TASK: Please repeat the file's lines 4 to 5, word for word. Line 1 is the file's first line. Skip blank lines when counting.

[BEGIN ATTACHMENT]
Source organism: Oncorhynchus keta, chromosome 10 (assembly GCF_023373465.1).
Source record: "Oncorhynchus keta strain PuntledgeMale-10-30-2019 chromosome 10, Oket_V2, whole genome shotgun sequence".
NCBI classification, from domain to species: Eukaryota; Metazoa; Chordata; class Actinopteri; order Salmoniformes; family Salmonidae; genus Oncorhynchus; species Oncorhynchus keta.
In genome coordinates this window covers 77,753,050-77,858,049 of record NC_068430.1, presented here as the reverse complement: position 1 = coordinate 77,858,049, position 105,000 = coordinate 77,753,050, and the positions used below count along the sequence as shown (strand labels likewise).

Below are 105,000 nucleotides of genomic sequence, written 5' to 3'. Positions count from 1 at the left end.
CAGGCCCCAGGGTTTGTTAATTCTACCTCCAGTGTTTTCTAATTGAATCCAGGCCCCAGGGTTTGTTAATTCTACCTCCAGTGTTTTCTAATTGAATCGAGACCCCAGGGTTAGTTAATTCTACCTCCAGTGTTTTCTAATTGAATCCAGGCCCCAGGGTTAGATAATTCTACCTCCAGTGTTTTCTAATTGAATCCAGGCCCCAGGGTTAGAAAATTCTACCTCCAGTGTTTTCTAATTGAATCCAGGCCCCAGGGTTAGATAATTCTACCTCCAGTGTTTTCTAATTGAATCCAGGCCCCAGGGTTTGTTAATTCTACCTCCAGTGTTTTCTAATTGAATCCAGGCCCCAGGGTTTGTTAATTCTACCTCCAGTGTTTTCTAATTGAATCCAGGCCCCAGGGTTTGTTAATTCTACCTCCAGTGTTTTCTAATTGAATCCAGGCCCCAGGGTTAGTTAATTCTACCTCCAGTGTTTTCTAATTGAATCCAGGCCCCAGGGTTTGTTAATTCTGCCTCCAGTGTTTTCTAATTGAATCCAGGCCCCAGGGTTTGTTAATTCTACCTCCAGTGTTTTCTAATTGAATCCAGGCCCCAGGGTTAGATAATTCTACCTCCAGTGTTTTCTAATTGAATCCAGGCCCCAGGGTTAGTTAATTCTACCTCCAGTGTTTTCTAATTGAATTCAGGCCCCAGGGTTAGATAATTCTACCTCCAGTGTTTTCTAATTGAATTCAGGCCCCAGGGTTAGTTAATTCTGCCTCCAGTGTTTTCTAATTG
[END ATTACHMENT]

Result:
In genome coordinates this window covers 77,753,050-77,858,049 of record NC_068430.1, presented here as the reverse complement: position 1 = coordinate 77,858,049, position 105,000 = coordinate 77,753,050, and the positions used below count along the sequence as shown (strand labels likewise).

Below are 105,000 nucleotides of genomic sequence, written 5' to 3'. Positions count from 1 at the left end.